“It’s going to take a lot of time and there's a lot of hurdles in the way, but that’s not what you want to explain when you want to show how you’re lowering drug prices,” he told me. “Ultimately they are going to have to be willing to upset some stakeholders including the pharmaceutical industry. The only way you know you’re really lowering prices is revenue is going to fall for these pharmaceutical companies.”
Gellad said Trump can probably take some credit for some drug companies halting price increases, but such action doesn't count as fundamental change to the drug market if companies are just temporarily reacting to presidential pressure.
Rachel Sachs, a law professor with an expertise in drug policy at Washington University in St. Louis, largely agreed.
“We haven't seen an action yet that would materially impact a pharmaceutical company's bottom line,” she said. And as for the drug companies who seemed to kowtow to the president, she pointed to reporting that showed many of the price cuts were on old drugs that are a low percentage of market sales.
“They tend to be more political theater than beneficial to patients,” she said.
“These are not significant concessions; in some cases they’re not concessions at all,” she told me. “They are a far cry from the real price decreases the administration has promised. At the same time, it is doing some things that could be impactful, we just don’t know yet.”
Meanwhile, if Trump was hoping his drug-pricing efforts would be a win with voters in November, a new POLITICO-Harvard T.H. Chan School of Public Health poll released Monday found only 27 percent of Americans know about Trump's plan.
So, what does all of the White House's rhetoric and proposals mean for Rudolph and her daughter's access to affordable insulin medicine?
When Rudolph wrote her tweet over the weekend, she said she was feeling frustrated about their situation. Twitter is one social media platform her daughter doesn't use, so she can vent there freely.
"We were at the point, when is this going to stop?" she told me she was thinking. "How much more can it drain you? How many more jobs can you work and never get ahead?"
But for now, experts tell me, there's nothing the federal government is doing that will make any significant difference in what Rudolph must pay to keep her daughter healthy.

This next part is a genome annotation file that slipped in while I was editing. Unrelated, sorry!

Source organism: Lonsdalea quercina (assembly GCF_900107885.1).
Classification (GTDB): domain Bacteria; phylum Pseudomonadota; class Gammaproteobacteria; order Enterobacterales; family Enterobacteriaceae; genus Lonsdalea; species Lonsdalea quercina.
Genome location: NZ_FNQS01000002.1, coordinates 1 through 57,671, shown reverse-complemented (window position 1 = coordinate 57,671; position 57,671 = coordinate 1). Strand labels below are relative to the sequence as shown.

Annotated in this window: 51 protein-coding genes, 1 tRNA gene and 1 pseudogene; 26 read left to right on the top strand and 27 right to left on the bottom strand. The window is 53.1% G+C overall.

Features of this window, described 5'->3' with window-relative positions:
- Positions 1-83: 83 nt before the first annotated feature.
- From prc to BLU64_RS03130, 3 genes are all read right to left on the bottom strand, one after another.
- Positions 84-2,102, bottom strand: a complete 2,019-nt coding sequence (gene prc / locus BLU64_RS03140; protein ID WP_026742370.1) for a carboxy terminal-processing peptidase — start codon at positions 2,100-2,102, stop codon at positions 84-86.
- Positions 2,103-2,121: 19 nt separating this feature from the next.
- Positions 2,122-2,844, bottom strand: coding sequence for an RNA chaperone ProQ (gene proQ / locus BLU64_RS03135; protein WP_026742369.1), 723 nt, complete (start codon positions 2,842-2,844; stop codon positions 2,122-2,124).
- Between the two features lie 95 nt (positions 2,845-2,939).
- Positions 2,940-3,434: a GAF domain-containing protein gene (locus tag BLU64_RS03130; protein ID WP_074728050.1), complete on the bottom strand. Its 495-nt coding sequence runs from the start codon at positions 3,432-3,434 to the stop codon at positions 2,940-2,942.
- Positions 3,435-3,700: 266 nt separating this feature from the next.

Correction: An earlier version referred to Fox News Business. The network is Fox Business Network.
|You are reading The Health 202, our must-read newsletter on health policy.|
|Not a regular subscriber?|
AHH: The Senate easily confirmed Trump’s pick to lead the Veterans Affairs Department yesterday. Robert Wilkie was confirmed on a bipartisan 86-to-9 vote, “elevating the top Pentagon official and Washington insider to lead an agency that serves a key constituency for President Trump but has floundered amid political infighting,” our colleague Lisa Rein reports.
Wilkie is the first VA secretary not to receive a unanimous Senate confirmation, but Lisa notes the 9 "no" votes mainly came from Democrats who are potential candidates for president in 2020, including Sens. Bernie Sanders (I-Vt.), Cory Booker (D-N.J.), Kamala D. Harris (D-Calif.) and Kirsten Gillibrand (D-N.Y.).
Sen. Dianne Feinstein (D-Calif.) also voted against Wilkie, saying in a statement she couldn’t support his nomination over “many controversial policies and elected officials.”
“Wilkie’s confirmation had been all but assured since his May nomination to succeed David Shulkin, a hospital executive and holdover from the Obama administration who clashed with the White House and the team of political appointees at VA,” Lisa writes.
Trump tweeted praise for his nominee following the vote:
Robert will do a great job for our Vets. We also recently won Choice! https://t.co/hE0GDuCBET— Donald J. Trump (@realDonaldTrump) July 24, 2018
OUCH: Chemicals in food can harm children and are linked with health complications such as obesity, the American Academy of Pediatrics is warning in new guidelines that urge families to cut down on processed foods and plastic packaging that can increase the exposure to such chemicals.
The top pediatricians group “is also calling for more rigorous testing and regulation of thousands of chemicals used as food additives or indirectly added to foods when they are used in manufacturing or leach from packaging and plastics,” the New York Times’s Roni Caryn Rabin reports.
Roni adds: “Among the chemicals that raised particular concern are nitrates and nitrites, which are used as preservatives, primarily in meat products; phthalates, which are used to make plastic packaging; and bisphenols, used in the lining of metal cans for canned food products. Also of concern to the pediatricians are perfluoroalkyl chemicals, or PFCs, used in grease-proof paper and packaging, and perchlorates, an antistatic agent used in plastic packaging.”